Most common football injuries
Football, or soccer as it is sometimes referred to, is the most popular sport in the world. This isn’t surprising as it is one of the most accessible sports and there are few people who haven’t kicked a ball at some point in their life. Football provides enjoyable exercise and helps develop coordination, agility, balance, and teamwork.
However, as there is such a great football following, it also leads all other sports in the number of injuries sustained. That said, many injuries suffered in football are not too severe, and having more knowledge of common football injuries is a great way to help you prevent them. Early detection and treatment of football injuries can also keep you on the field long-term.
What causes football injuries?
Most football injuries are caused by trauma, such as a collision with an opponent or landing awkwardly from a jump. Not surprisingly more injuries occur during competitive matches than during training.
Other football injuries may be due to overuse of a muscle, tendon, or bone, and develop over a period of time.
Common football injuries and their treatment
Your ankle is particularly vulnerable in football due to the fast-paced nature of the sport, your need to twist and turn, and that you may encounter poorly-timed tackles.
Ankle sprains occur when the ligaments that surround your joint are damaged or stretched further than they should be. They can be mild (first degree), serious (second degree) or severe (third degree) and have corresponding amounts of pain and swelling.
Treatment depends on the severity of your injury. Ice should be applied to reduce swelling and help to ease pains. Mild injuries usually heal quickly, although your ankle may feel sore when you are standing or moving. More serious injuries may require the use of crutches for a period of time to enable your ankle to heal faster and anti-inflammatory medicines to ease swelling. Physiotherapy may be recommended to strengthen your ankle joint.
Hamstring injuries are very common in football and occur when your hamstring muscles are pulled or torn. They can vary in their severity; first-degree strains only affect a few of your muscle fibres, second-degree strains are more painful and cause more extensive damage to your muscle fibres, and third-degree strains involve severe damage to your muscle fibres and causes extreme pain, muscle burning and inability to walk.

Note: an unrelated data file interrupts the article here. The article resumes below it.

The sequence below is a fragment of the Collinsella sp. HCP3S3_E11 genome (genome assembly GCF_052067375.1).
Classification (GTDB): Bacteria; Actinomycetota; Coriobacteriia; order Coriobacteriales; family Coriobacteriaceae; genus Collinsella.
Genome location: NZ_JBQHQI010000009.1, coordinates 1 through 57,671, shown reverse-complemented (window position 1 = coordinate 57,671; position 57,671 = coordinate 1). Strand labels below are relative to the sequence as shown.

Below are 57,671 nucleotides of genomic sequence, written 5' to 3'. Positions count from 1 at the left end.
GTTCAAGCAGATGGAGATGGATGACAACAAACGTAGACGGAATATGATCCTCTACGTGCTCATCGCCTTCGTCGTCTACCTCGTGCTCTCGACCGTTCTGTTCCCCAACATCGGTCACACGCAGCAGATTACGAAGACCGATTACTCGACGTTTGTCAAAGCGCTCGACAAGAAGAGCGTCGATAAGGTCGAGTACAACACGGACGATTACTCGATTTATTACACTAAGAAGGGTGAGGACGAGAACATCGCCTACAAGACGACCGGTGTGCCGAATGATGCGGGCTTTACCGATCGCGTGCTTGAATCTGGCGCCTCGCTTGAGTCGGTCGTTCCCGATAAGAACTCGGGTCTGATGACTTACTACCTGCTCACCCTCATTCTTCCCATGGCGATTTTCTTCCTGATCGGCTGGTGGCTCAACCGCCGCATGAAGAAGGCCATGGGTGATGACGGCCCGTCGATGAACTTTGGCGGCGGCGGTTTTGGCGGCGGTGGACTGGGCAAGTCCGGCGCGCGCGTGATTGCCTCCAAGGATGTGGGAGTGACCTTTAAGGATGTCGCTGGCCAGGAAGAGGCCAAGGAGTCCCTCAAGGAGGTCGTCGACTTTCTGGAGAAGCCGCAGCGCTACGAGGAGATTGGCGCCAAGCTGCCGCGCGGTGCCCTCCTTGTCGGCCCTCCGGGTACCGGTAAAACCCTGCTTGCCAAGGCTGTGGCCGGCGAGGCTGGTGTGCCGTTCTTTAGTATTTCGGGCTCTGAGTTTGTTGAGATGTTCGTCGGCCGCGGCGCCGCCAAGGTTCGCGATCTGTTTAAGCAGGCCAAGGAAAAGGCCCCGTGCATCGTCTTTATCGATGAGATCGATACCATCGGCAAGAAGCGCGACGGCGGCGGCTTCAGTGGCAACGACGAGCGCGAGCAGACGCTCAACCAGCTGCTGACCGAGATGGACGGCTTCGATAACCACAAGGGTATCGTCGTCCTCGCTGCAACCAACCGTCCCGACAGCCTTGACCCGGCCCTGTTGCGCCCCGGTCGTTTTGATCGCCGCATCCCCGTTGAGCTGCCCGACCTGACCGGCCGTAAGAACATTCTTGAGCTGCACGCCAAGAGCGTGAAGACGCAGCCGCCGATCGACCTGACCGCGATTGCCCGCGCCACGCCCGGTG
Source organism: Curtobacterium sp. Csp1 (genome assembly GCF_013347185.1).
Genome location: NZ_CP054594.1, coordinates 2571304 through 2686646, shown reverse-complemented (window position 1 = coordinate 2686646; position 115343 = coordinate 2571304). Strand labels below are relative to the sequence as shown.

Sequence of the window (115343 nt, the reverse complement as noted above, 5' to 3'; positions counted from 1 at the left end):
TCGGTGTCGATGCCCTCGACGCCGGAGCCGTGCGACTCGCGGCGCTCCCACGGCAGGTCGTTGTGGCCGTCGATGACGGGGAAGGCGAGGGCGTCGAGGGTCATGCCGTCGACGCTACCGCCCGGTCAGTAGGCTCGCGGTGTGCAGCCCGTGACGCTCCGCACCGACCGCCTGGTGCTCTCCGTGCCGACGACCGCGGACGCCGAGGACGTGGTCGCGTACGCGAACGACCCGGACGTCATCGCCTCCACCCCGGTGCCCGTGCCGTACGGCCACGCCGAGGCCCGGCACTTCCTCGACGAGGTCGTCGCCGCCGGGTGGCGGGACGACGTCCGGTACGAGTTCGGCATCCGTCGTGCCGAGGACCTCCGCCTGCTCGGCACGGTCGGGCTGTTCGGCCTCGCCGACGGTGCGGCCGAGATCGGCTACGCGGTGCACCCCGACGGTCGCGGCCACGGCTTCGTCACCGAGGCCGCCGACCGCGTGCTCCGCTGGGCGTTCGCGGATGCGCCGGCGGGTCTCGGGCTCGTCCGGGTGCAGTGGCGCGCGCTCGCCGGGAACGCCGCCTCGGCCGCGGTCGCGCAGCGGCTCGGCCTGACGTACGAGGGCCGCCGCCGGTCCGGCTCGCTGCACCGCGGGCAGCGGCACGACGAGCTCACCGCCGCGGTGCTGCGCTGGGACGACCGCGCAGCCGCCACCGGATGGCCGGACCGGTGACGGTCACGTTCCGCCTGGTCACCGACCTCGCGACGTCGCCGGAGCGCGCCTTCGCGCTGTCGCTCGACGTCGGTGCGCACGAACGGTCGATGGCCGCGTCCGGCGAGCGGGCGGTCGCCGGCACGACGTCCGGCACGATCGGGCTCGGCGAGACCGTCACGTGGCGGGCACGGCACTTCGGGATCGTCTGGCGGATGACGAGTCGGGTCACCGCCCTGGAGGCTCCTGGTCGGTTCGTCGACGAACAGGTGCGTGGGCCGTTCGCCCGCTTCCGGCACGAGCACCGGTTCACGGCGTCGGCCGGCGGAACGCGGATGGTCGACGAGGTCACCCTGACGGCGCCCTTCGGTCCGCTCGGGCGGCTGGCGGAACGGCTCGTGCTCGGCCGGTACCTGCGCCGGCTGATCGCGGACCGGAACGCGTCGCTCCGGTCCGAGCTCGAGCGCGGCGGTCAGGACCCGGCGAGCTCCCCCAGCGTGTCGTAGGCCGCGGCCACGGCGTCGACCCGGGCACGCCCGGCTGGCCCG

Mild hamstring injuries are treated with rest, ice and anti-inflammatory medication. More serious strains often require rest and recovery for a long time. Physiotherapy may be recommended and can speed up recovery time and strengthen your muscle. A thorough warm up and cool down decreases your risk of a hamstring injury.
Anterior cruciate ligament (ACL) injury
The ACL is a major ligament in your knee that helps to provide knee stability. ACL injuries, including partial or complete tears, can occur when you: change direction rapidly, twist without moving your feet, slow down abruptly, or miss a landing from a jump. This type of movement may cause your ACL to stretch to the point of tearing.
You will need to see an orthopaedic surgeon if you have an ACL injury so that they can determine the best course of treatment. Physiotherapy or surgery may be required. ACL reconstruction surgery typically involves taking a piece of tendon from your knee tendon or hamstring to replace the damaged ligament.
Knee cartilage tear
A torn knee cartilage is a common injury in football that happens when you take a blow to the outside of your knee or by some combination of bending your knee joint, twisting, pivoting or changing directions.
A minor tear may result in a bit of pain and swelling, and ice and a compression bandage will help reduce the swelling. In severe tears, pieces of the torn meniscus can move into your joint space, and your knee may lock or give way. Physiotherapy or surgery may be advised. Footballers may be out of action for months after tearing their meniscus. Strength training may help prevent this type of injury.
Hernia and groin strains
Hernia and groin strains are common in football as your pelvic region is subject to large stresses during kicking, sprinting and turning.
An inguinal hernia is a protrusion of your abdominal contents through a weakness in the connective tissue of your inguinal canal. A sports hernia will be stiff and sore in the groin region, and the day after a football match getting out of bed or a car will be difficult. In the early stages, you may be able to continue playing sport, but the problem usually gets progressively worse. You should consult a hernia specialist who will discuss with you your treatment options. They may suggest hernia surgery which is performed laparoscopically.
Groin strains are caused by over-extension of your adductor muscles in your inner thigh. With mild groin strains you may feel some pain during movement. More serious cases are much more painful and can inhibit walking and joint movement. Bruising usually appears after a day or two. Ice will help to ease swelling and reduce pain and most people also take anti-inflammatory medicines. Recovery time depends on the seriousness of the strain. Mild groin strains heal quickly but more severe ones can take several weeks and physiotherapy may be recommended to strengthen the affected muscle fibres.
How to help prevent football injuries
There are a number of measures you can employ to help prevent injury whilst on the football pitch. They include:
- Having a pre-season physical examination and following your doctor’s recommendations.
- Receiving football coaching so that you learn the correct techniques.
- Warming up properly before you play football.
- Maintaining a high level of fitness.
- Using the right equipment – for example, wearing well-fitting shin guards and cleats.
- Gradually getting back into football if you’ve been out of it for a while through activities such as agility and strength training.